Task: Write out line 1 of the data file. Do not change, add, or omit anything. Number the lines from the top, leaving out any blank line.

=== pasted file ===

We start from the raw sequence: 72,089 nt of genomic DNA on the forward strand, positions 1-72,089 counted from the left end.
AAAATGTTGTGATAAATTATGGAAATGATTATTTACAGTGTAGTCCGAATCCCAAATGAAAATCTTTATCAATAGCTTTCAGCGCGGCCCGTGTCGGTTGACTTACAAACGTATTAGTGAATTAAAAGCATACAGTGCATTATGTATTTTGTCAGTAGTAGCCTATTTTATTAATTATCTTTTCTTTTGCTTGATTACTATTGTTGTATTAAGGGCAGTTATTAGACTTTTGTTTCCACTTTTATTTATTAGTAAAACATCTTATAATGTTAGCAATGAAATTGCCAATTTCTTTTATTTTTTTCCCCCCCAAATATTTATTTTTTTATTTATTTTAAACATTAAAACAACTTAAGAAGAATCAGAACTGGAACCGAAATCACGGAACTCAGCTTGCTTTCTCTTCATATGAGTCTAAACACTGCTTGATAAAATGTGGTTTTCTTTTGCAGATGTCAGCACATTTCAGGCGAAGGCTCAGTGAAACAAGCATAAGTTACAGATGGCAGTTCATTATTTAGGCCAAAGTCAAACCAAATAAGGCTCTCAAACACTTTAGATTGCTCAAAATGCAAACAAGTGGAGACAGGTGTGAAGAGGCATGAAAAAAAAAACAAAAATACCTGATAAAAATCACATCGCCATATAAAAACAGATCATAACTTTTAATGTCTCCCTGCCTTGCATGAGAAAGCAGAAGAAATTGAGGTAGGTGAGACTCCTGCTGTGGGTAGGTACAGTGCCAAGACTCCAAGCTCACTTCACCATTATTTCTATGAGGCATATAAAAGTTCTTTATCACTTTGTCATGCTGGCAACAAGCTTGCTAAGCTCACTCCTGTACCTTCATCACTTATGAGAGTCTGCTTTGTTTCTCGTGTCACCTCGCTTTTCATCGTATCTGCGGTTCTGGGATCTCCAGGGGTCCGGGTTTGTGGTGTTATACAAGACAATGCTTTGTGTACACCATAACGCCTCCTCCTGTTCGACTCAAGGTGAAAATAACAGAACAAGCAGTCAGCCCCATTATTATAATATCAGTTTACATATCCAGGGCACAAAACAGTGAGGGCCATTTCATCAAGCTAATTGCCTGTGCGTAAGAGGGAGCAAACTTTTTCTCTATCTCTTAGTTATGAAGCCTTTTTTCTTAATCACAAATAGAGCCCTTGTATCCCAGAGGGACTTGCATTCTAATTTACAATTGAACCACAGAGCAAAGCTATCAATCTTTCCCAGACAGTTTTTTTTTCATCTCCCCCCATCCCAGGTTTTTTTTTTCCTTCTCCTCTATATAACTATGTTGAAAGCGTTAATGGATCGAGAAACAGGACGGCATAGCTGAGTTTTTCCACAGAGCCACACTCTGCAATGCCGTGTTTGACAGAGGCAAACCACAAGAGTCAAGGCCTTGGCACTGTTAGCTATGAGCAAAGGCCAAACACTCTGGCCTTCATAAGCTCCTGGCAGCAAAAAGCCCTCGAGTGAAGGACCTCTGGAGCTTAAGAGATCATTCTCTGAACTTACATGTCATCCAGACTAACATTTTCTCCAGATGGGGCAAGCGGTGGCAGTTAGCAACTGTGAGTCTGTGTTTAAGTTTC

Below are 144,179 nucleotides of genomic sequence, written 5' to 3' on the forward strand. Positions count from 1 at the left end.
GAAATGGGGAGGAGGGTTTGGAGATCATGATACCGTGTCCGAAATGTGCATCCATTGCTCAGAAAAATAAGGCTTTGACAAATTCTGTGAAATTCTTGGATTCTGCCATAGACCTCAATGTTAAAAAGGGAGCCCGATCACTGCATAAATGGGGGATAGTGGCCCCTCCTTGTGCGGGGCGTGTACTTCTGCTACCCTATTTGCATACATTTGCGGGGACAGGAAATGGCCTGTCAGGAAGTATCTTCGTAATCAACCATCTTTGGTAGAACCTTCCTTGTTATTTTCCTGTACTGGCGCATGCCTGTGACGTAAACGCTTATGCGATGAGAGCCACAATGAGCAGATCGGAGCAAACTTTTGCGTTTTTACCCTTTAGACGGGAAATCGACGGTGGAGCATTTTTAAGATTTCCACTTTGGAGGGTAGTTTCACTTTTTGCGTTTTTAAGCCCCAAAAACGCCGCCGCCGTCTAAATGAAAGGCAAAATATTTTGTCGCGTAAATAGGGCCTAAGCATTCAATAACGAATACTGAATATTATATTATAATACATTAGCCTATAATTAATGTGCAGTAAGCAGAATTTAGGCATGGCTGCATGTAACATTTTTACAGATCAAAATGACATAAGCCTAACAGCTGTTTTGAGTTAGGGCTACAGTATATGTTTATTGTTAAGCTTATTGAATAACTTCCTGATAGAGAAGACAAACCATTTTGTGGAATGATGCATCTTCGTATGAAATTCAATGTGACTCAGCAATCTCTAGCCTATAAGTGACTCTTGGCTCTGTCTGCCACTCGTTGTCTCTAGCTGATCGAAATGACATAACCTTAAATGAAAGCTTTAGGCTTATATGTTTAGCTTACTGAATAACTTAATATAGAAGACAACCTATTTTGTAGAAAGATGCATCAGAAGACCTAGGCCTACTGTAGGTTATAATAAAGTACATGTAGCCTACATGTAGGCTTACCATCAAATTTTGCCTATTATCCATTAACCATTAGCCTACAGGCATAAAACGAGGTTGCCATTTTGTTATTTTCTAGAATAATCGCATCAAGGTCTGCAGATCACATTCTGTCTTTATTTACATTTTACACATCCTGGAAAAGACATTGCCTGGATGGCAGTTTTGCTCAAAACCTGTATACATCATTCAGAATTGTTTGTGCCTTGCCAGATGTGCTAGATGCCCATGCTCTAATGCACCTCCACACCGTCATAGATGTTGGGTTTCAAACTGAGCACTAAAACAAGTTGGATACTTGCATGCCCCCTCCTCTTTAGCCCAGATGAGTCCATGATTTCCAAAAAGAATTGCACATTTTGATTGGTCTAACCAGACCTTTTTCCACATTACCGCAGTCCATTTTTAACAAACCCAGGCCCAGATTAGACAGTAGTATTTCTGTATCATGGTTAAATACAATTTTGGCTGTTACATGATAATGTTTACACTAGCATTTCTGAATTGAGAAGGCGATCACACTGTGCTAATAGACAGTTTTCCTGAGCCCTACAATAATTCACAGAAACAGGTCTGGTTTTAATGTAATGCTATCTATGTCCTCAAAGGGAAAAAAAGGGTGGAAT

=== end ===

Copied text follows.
We start from the raw sequence: 72,089 nt of genomic DNA on the forward strand, positions 1-72,089 counted from the left end.